Seattle Seahawks' Pete Carroll, John Schneider regret how Bobby Wagner learned of release

RENTON, Wash. -- Seattle Seahawks coach Pete Carroll and general manager John Schneider delivered a mea culpa for the way they handled Bobby Wagner's release, saying they regret how their longtime defensive captain learned of the team's plans to move on.

Wagner voiced his displeasure over the situation last Friday, writing on his Twitter account: "Crazy part about all this. I played there for 10 years & I didn't even hear it from them that I wasn't coming back."

Wagner's tweet came three days after ESPN's Adam Schefter broke the news that the Seahawks had informed him he was being released. The Seahawks had, in fact, told Wagner that he was being released. But he had apparently caught wind of the plan already.

Schneider and Carroll were asked about the mishap on Wednesday as they spoke to reporters for the first time since the scouting combine.

"Yeah, that's on me. I own that," Schneider said.

Carroll interjected to take the blame himself, but Schneider continued: "No, it really is [on me]. I wish I could have handled things better in that regard from a communication standpoint. I owe it to him. The organization owes it to him."

According to Schneider, a complicating factor was that Wagner serves as his own agent. Former Seahawks Richard Sherman and Russell Okung began doing the same while they were in Seattle.

"It's always somewhat awkward when a player represents himself," Schneider said. "We've had some very high-profile individuals represent themselves here, and you never know exactly what's going to happen at the end of the day. So to approach somebody and say, 'There may be a possible trade. Would you consider this?' And then that player comes back to you, that's not a good situation. So from a timing standpoint, I wish I would have handled things differently."

According to Carroll, the Seahawks weren't certain all along that they'd move on from Wagner. Carroll had even mentioned at the NFL combine that he expected Wagner to remain in Seattle, though he also indicated there was uncertainty with Wagner's future.

Schefter's reports on Wagner's release and the trade of star quarterback Russell Wilson were both on March 8.

"I'm guilty, too, because I didn't want it to happen," Carroll said Wednesday. "I wanted Bobby to stay with us forever, and so I kept encouraging John, 'Let's see what all the options could possibly be so maybe there's a way out that we don't have to do this.' So each day was crucial as we were drawing closer to it. And then really, it seemed like when Russell's news went out, then everything hit the fan kind of thing. We were supposed to meet with Bobby a couple days after that, and the timing just didn't work out right. I regret that we didn't do a better job timing wise.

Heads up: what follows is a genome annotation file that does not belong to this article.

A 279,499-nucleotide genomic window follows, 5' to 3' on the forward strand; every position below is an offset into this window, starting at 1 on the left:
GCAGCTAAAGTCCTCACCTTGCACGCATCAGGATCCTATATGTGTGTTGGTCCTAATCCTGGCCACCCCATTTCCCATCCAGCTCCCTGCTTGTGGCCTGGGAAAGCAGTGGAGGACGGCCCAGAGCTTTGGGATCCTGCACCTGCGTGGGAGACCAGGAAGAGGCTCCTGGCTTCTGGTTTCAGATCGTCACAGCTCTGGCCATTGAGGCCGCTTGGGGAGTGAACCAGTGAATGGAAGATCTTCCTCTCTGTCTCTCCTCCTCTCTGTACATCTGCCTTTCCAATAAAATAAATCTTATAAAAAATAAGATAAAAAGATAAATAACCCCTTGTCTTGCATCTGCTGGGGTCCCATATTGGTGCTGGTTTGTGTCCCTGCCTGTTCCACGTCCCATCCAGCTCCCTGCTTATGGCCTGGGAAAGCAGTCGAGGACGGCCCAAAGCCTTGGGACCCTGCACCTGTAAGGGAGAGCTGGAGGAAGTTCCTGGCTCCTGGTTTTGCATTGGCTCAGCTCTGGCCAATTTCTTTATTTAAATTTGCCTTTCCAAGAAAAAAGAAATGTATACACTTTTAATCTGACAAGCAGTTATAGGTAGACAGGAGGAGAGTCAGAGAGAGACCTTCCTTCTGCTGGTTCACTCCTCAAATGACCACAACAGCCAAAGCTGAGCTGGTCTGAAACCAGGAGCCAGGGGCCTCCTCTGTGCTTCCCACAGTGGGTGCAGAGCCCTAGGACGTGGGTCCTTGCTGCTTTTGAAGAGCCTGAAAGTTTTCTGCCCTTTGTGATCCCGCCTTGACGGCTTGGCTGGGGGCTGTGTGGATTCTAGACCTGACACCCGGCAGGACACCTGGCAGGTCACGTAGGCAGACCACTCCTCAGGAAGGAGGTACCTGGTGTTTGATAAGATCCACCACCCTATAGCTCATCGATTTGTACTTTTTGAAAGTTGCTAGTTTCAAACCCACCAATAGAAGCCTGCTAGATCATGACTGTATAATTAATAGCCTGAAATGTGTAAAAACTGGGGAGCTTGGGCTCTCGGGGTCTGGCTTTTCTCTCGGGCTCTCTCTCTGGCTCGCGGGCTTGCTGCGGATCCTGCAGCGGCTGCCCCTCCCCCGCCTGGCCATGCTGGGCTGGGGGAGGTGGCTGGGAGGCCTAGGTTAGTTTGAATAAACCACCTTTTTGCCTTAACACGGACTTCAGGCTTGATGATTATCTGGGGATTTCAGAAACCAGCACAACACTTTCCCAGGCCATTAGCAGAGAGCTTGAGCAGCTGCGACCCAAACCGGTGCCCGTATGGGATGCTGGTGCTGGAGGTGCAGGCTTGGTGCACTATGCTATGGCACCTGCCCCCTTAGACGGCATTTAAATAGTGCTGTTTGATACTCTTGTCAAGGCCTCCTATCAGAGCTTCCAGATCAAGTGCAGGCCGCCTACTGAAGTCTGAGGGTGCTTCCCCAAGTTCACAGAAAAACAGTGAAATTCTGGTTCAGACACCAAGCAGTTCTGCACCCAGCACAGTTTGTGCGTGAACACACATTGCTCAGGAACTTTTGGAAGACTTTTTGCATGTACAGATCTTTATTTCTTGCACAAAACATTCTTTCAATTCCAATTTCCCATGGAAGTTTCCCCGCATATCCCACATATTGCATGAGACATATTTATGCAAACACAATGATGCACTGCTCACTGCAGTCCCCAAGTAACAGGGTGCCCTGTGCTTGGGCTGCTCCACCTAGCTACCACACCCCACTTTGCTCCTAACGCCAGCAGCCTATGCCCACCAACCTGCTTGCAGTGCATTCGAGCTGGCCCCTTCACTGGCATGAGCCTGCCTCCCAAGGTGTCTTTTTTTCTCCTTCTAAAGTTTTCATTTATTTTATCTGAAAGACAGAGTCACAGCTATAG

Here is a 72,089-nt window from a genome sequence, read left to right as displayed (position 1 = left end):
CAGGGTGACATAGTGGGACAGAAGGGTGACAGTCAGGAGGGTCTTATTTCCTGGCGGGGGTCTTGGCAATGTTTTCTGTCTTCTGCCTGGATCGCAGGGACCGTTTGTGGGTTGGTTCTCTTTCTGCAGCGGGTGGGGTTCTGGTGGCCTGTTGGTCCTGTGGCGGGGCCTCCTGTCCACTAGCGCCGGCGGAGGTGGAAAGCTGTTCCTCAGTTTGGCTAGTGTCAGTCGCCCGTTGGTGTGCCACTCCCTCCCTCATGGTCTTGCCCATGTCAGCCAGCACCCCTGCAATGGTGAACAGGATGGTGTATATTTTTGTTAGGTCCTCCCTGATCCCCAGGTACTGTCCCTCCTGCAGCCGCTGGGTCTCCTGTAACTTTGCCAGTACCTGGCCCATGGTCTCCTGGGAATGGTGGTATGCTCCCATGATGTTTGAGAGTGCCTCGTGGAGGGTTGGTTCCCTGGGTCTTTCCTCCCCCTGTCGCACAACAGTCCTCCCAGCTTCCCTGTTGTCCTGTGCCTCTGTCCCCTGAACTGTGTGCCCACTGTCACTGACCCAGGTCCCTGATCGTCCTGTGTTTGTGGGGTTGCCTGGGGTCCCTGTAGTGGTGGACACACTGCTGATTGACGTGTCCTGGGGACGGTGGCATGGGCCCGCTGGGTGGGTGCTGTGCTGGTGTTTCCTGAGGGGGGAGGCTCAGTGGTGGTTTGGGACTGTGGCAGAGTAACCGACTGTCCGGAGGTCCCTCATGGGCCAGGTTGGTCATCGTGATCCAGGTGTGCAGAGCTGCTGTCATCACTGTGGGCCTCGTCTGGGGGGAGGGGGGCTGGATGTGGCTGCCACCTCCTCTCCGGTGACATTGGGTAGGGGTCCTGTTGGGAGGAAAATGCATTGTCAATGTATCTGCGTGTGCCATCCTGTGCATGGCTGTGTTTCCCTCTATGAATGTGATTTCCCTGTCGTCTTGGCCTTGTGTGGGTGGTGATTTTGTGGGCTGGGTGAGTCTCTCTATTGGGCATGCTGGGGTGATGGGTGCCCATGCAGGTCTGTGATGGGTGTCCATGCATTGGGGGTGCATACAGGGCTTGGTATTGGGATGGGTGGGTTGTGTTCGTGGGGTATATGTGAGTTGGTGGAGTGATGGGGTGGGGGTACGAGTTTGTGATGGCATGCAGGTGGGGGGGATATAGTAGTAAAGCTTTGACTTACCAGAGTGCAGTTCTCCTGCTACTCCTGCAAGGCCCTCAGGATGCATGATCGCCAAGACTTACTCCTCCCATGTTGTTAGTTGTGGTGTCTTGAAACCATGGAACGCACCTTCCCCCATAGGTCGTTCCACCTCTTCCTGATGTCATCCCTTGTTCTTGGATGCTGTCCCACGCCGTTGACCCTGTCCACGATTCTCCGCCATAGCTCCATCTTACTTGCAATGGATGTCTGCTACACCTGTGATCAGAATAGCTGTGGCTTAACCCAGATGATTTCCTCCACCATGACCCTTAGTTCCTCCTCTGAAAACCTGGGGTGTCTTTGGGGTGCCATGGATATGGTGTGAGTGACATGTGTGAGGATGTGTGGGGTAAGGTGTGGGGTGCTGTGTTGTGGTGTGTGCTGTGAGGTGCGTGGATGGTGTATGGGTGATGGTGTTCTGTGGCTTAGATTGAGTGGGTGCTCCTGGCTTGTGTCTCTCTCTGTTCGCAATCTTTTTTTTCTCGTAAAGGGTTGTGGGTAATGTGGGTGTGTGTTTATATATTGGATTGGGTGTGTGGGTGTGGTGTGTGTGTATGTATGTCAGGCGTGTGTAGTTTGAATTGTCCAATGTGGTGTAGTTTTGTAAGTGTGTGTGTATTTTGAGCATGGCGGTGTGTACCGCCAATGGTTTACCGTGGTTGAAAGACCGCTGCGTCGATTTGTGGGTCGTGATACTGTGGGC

"I don't know how he heard. You all were talking about it left and right, and then your articles were all over the internet and everything about [the possibility of Wagner being released], so the suggestions were out. But ... it's a hard deal. It's really hard."

Wagner, 31, is one of the most decorated players in Seahawks history. He owns the franchise's all-time tackles record, was named to the Pro Bowl in each of the past eight seasons, earned first-team All-Pro honors six times and was the last remaining star player from the "Legion of Boom" defense that led Seattle to its lone Super Bowl title.

"Too much respect to have something like that happen," Schneider said. "We did speak with him. We did talk to him together. We walked through things. So it wasn't like we didn't speak with him. It was just the timing."

Wagner's release cleared $16.6 million in salary-cap space. He was set to make that much in the final year of the three-year, $54 million deal he negotiated in 2019. Schneider declined to say if the Seahawks offered him the chance to return for less money. But he seemed to signal that there was no such offer when asked if there was another option for Wagner to remain in Seattle other than playing out his existing contract.

"I would say no," Schneider said.

Schneider noted that players who represent themselves don't have the "buffer" of an agent.

"When you represent yourself -- I'm just speaking if it was me -- I'd be talking to as many teams, I'd be talking to as many agents as I possibly could," he said. "I'm not discouraging players from ... representing themselves. I'm not going down that road at all. I'm just saying when you do have an agent, there's a certain buffer that goes on there. That being said, from a communication standpoint, so much respect that we owe that to him."

Wagner, a free agent for the first time in his career, remains unsigned.